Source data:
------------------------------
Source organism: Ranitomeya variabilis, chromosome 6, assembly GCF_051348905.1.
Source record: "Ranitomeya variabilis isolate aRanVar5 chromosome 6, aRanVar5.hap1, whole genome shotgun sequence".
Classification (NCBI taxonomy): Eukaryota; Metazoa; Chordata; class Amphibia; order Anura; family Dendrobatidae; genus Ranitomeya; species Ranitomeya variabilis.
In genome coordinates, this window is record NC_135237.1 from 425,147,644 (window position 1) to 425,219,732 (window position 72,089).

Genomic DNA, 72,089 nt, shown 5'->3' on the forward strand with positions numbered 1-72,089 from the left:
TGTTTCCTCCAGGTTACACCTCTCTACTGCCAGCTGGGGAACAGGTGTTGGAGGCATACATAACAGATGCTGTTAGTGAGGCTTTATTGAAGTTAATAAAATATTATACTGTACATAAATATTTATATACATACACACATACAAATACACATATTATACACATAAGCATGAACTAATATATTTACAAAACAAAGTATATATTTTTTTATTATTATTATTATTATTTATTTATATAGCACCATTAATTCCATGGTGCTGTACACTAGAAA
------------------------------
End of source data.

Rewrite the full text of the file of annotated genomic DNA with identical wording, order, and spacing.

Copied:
Source organism: Ranitomeya variabilis, chromosome 6, assembly GCF_051348905.1.
Source record: "Ranitomeya variabilis isolate aRanVar5 chromosome 6, aRanVar5.hap1, whole genome shotgun sequence".
Classification (NCBI taxonomy): Eukaryota; Metazoa; Chordata; class Amphibia; order Anura; family Dendrobatidae; genus Ranitomeya; species Ranitomeya variabilis.
In genome coordinates, this window is record NC_135237.1 from 425,147,644 (window position 1) to 425,219,732 (window position 72,089).

Genomic DNA, 72,089 nt, shown 5'->3' on the forward strand with positions numbered 1-72,089 from the left:
TGTTTCCTCCAGGTTACACCTCTCTACTGCCAGCTGGGGAACAGGTGTTGGAGGCATACATAACAGATGCTGTTAGTGAGGCTTTATTGAAGTTAATAAAATATTATACTGTACATAAATATTTATATACATACACACATACAAATACACATATTATACACATAAGCATGAACTAATATATTTACAAAACAAAGTATATATTTTTTTATTATTATTATTATTATTTATTTATATAGCACCATTAATTCCATGGTGCTGTACACTAGAAA